Scientists from AltSU returned from a business trip to Uzbekistan with extensive entomological materials

20 May 2022 Department of Information and Media Communications

A team of scientists from the Institute of Biology and Biotechnology led by Professor of the Department of Ecology, Biochemistry and Biotechnology Roman Yakovlev returned from an expedition to Uzbekistan. For three weeks, specialists worked on collecting entomological material on the territory of Eastern Uzbekistan to replenish the university's collection, and also established cooperation with colleagues from Samarkand State University.

The expedition to Uzbekistan was organized within the framework of two projects “Cossoid Lepidoptera (Lepidoptera, Cossoidea) of the tribe Endagriini Duponchel, 1844 of the world fauna: systematics, phylogeny and evolution of the group” of the Russian Science Foundation and “Type specimens of carpenter borers of the world fauna: fundamental answers to the requests of forest entomology” of the Priority 2030 program.

The team also included two young employees, former graduate students of Altai State University, who are now completing their dissertations for seeking a candidate of sciences degree, an assistant of the Department of Zoology and Physiology Alexander Fomichev and a senior lecturer of the same department Yuri Dyachkov.

“It was our first visit to Uzbekistan. It is one of the least studied territories of Central Asia in terms of biodiversity. The expedition turned out to be very fruitful despite the difficulties. We worked within a radius of 250-300 km from Samarkand in different directions. We started from the area of the city of Termez, from the southernmost region on the border with Afghanistan. When we took off from Barnaul, the air temperature in the morning was -6 °C, on the spot we worked at +40 °C. We visited the border with Tajikistan - the Babatag mountains, the border with Turkmenistan - the Kuginang ridge, the Kyzylkum desert on the border with Kazakhstan. The weather wasn’t always good. It poured heavily for several days, it led to serious landslides in the mountains, as a result of mudflows, about 10 people died. The mountain roads turned out to be partially blocked, so it became impossible to visit several points we had planned. I had to quickly change the route and go to a lower, flat zone,” said Roman Yakovlev, the leader of the expedition.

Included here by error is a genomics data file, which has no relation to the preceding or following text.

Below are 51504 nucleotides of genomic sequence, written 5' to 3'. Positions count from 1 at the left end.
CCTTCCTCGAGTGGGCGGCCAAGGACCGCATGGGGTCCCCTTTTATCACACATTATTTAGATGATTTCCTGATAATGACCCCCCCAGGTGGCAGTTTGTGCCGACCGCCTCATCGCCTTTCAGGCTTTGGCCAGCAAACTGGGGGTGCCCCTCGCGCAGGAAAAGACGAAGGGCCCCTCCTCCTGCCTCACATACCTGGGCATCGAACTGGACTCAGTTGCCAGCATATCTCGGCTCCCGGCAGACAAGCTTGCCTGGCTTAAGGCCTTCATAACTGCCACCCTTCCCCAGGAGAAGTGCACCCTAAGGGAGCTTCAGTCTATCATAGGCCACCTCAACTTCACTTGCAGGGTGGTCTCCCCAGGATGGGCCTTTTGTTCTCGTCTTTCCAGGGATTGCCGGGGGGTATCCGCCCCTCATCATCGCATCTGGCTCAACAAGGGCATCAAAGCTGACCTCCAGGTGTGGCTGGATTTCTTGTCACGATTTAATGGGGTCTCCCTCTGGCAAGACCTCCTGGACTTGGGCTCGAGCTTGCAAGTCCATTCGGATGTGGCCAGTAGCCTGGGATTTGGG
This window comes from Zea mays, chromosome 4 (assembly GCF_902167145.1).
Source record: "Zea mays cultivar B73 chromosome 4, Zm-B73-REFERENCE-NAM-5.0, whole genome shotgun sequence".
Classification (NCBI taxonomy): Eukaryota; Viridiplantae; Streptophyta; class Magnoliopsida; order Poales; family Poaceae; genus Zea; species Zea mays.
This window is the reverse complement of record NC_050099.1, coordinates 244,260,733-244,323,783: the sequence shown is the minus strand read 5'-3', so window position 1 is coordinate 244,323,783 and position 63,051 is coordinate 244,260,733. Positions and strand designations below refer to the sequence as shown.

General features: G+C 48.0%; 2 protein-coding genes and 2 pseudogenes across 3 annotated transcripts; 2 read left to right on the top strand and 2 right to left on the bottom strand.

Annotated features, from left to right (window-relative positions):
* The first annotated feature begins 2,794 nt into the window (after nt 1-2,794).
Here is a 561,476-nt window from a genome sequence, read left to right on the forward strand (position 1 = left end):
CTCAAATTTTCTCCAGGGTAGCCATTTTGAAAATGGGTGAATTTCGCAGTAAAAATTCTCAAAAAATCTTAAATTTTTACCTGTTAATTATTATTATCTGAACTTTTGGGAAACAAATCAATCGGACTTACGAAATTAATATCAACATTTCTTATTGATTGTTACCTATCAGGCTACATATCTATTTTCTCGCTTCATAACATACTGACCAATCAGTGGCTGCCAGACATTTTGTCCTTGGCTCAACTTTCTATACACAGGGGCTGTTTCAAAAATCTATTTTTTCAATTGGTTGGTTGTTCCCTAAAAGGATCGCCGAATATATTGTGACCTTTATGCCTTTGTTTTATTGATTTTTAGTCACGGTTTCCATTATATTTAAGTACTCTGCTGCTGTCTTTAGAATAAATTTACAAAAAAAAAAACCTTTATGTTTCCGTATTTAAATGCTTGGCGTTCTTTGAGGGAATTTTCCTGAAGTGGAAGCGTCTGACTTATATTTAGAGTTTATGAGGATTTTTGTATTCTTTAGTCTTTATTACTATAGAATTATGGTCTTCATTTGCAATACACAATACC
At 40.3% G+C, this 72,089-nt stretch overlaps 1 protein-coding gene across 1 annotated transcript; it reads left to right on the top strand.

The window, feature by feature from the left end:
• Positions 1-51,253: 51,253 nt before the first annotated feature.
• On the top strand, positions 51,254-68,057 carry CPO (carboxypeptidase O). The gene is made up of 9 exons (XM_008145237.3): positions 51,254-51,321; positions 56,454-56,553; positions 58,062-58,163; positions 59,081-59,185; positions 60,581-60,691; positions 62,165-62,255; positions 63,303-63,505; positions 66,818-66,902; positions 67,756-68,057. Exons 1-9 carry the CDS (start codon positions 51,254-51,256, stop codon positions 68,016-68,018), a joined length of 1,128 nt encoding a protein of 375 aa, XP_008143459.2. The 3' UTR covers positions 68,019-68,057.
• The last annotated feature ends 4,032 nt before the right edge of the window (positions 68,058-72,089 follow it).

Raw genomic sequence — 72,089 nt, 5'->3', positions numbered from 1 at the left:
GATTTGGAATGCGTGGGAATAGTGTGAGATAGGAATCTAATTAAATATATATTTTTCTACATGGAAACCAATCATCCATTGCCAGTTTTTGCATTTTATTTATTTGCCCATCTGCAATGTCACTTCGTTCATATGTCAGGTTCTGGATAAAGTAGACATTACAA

The collection of carpenter butterflies for further molecular genetic study was the main goal of the expedition. In addition, scientists managed to collect a large number of curious specimens of spiders, centipedes, rare species of scorpions for these parts, and other representatives of the fauna of Uzbekistan. Besides, scientists conducted observations on representatives of rare reptiles. For example, they met and photographed an echis, a rare species of snakes from the Red Book, the most dangerous snake of the former Soviet Union.

“Our expedition was accompanied by an employee of Samarkand State University, an entomologist Muhammadtuychi Rakhimov, a very competent, widely erudite specialist. In general, this trip made it possible to strengthen cooperation between our universities. Thanks to Roman Raikin, Vice-Rector for International Affairs Development of Altai State University, and Mukhtor Nasyrov, an international colleague from Samarkand, who helped us organize this trip. I held an open lecture for students, where I spoke about Altai State University, our programs and opportunities. Four young people expressed a desire to come to study for a master's degree in ecology and biotechnology. I hope that we will be useful for our colleagues from Uzbekistan in terms of exchanging experience and conducting joint work. I am sure that we will continue this work. For a long time I have been looking for some little-studied territory for myself, where I could work for a long time and with a goal in mind. I think for the next few years I have found it. Uzbekistan has very friendly, hospitable, benevolent people. And also a long season, which is important for our work. Expeditions can be organized from mid-February to November,” emphasized Roman Yakovlev.

Now scientists have to process the collected material and form a collection. As a result of the expedition, it is planned to publish a series of scientific articles.

Printable version